Many successful CEOs love wine, and some choose to make their own. Then they find out just how difficult—and expensive—it can be
Frank Grace, an American based in London and group chairman of Team Relocations, a corporate relocations company, recently discovered one of the great secrets of the wine business: You make a lot more money selling 30,000 cases of $15 wine than you do selling 6,000 cases of $75 wine.
It is the reason that such high volume vineyards as Kendall-Jackson's Vintners Reserve and Yellow Tail have made fortunes for their owners. However it is a lesson that many CEOs, successful in other fields and financially secure, never learn. As often as not they are not so much concerned with making money from owning a winery as garnering prestige and enjoying the lifestyle of being a gentleman farmer in such salubrious spots as Napa or Tuscany.
Grace originally purchased Il Molino di Grace in the heart of Italy's Chianti region as a vacation home and, because the property contained vines, he began making high-end Chianti Classico and Super Tuscans.
It's the Money
Over time, though, he found his involvement in the winemaking aspects of Il Molino have assumed a far greater demand on his time than he anticipated. The winemaking started as a hobby but is now developing into a money-making operation, a viable business. He has learned that "you can't protect your quality unless you're making money and besides, it's against my religion to not make money. If something's not working financially, ultimately it's not going to survive."
This is the central dilemma faced by any CEO looking to make wine as a hobby: It's a very expensive hobby.
Last year, though, Il Molino di Grace began to make money on an operating basis, after 11 years, thanks to its new, lower-priced label, Il Volano, which retails for around $15 a bottle—about half the price of its Chianti Classico Riserva. But Grace is also learning what everybody who owns a winery learns: namely, that any profit has to be pumped right back into the business. As he puts it, "any money you make, you quickly find ways to spend."
Another aspect of owning a winery that surprises many executive amateurs is how you have to wear many different hats. Susan Hoff, former senior vice-president at Best Buy (BBY) recalls how she and her husband were so excited when they received the first order at their new winery, Fantesca Estate in Napa Valley, but then realized that neither of them knew how to process the credit-card payment. "You are so not used to that, having to take care of everything yourself, when you step off the corporate runway" she explains.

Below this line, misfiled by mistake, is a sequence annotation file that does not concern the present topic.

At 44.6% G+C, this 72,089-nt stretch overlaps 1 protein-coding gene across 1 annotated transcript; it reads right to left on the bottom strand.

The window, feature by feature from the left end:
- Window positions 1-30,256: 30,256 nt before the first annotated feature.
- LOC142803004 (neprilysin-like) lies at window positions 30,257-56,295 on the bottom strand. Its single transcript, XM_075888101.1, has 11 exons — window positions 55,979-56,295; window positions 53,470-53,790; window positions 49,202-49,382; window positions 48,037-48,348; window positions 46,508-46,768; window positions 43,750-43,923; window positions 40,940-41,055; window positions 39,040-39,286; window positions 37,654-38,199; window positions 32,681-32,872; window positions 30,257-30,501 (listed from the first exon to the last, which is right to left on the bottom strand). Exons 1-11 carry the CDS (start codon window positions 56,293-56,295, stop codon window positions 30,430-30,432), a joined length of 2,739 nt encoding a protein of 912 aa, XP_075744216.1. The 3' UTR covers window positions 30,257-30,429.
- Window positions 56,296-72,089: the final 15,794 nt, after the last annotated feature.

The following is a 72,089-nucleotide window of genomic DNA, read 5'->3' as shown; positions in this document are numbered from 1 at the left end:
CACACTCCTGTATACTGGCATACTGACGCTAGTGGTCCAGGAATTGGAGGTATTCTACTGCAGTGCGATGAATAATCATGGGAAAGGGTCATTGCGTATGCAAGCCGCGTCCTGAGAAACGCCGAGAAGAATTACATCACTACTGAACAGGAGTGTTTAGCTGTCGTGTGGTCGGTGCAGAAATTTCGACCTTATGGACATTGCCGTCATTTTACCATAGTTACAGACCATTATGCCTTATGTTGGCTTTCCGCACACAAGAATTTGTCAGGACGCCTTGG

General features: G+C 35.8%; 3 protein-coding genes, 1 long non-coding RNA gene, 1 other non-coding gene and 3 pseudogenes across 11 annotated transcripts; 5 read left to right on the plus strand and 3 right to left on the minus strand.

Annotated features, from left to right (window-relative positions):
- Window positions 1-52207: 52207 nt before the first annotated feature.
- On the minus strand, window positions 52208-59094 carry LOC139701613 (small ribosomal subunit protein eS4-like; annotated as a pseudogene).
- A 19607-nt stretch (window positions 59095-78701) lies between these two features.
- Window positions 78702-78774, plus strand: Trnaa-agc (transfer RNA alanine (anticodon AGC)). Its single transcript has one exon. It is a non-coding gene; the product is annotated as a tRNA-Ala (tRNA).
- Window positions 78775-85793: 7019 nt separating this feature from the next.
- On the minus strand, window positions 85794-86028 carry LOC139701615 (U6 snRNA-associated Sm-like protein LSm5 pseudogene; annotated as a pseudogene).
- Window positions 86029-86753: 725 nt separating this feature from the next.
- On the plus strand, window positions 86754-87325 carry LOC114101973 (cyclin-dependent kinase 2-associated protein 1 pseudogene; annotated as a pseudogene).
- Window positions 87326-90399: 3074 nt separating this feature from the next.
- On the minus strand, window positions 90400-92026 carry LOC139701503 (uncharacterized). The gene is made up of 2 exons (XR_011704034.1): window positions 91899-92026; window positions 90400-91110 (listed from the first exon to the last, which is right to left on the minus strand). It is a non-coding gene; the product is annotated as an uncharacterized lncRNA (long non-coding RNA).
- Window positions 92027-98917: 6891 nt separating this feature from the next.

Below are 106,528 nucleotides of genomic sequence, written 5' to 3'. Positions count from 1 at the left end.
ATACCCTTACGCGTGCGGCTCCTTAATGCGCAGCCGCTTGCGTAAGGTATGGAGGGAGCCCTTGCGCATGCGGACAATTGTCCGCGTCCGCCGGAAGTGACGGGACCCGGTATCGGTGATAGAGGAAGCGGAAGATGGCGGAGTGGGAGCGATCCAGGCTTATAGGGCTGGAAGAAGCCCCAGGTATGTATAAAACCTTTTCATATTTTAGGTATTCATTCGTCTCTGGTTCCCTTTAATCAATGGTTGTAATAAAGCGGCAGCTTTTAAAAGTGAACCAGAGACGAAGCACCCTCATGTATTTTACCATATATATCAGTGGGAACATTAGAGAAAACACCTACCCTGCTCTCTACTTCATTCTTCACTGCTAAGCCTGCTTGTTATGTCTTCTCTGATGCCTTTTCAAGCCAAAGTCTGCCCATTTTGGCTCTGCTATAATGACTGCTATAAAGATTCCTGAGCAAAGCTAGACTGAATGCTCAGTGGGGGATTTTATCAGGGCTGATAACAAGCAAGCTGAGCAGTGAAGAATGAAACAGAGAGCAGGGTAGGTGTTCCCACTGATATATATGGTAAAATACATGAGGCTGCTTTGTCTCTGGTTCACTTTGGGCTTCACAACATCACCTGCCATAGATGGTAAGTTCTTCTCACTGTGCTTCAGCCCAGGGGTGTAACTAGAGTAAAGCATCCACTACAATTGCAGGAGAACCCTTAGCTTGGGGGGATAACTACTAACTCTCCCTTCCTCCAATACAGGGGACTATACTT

For fun or for business?
Bill Murphy of Clos LaChance in Santa Cruz, Calif., experienced the same thing when he left his senior-vice-president position at Hewlett-Packard (HP). His wife cautioned him that she wasn't going to book his plane tickets. "I had people to do things like that!" he exclaims in mock indignation. "Now I have to make my own travel arrangements."
On a more serious note, he advises any aspiring owner that there are important decisions that have to be made going in. "Do you want to be in it as fun thing, to go to the Napa Valley Wine Auction and try to make the world's best Bordeaux blend, where it's more of a hobby than a serious business? Or do you want to make a business out of it?"
He cautions that "if you want to do the former, that's fine, it can be a lot of fun, even though it will cost you a lot of money. But it's hard for people to take you seriously if that's all you are going to do."
Richard Parsons, chairman and recently retired CEO of Time Warner (TWX), finds the rewards of owning Il Palazzone in Montalcino, Italy, are twofold. "It is a personal experience and the very opposite of what I do in my day job…and the end product is something tangible and beautiful."
Immersed in Silence
The pleasure he takes his winery and its wine is summed up in its motto: "We drink all we can and sell the rest!"
He also finds great relaxation in being in Tuscany, telling an earlier interviewer that "for someone like me, who lives and works in the chaos of New York, spending a few days immersed in silence, surrounded by these splendid hills, it is a dream."
For Joe Anderson, chairman and CEO of health-care-management and consulting company Schaller Anderson, and now owner, along with his wife, Mary Dewane, of the Benovia Winery in California's Russian River Valley, the biggest reward of owning a winery is the ability to participate in a long-term project. "It really changes your whole approach to life understanding that you're only along for the ride. You can provide all the input that's necessary, but the whole thing will happen on the vines' schedule, not yours. You've got to sit back, sip some wine, watch the vines, and be happy."
Not an approach many CEO are in the habit of adopting in their professional life, but then perhaps that's the point.
Click here to see which CEOs divide their time between the board room and the vineyard.
Business Exchange related topics:
Alcoholic Beverage Industry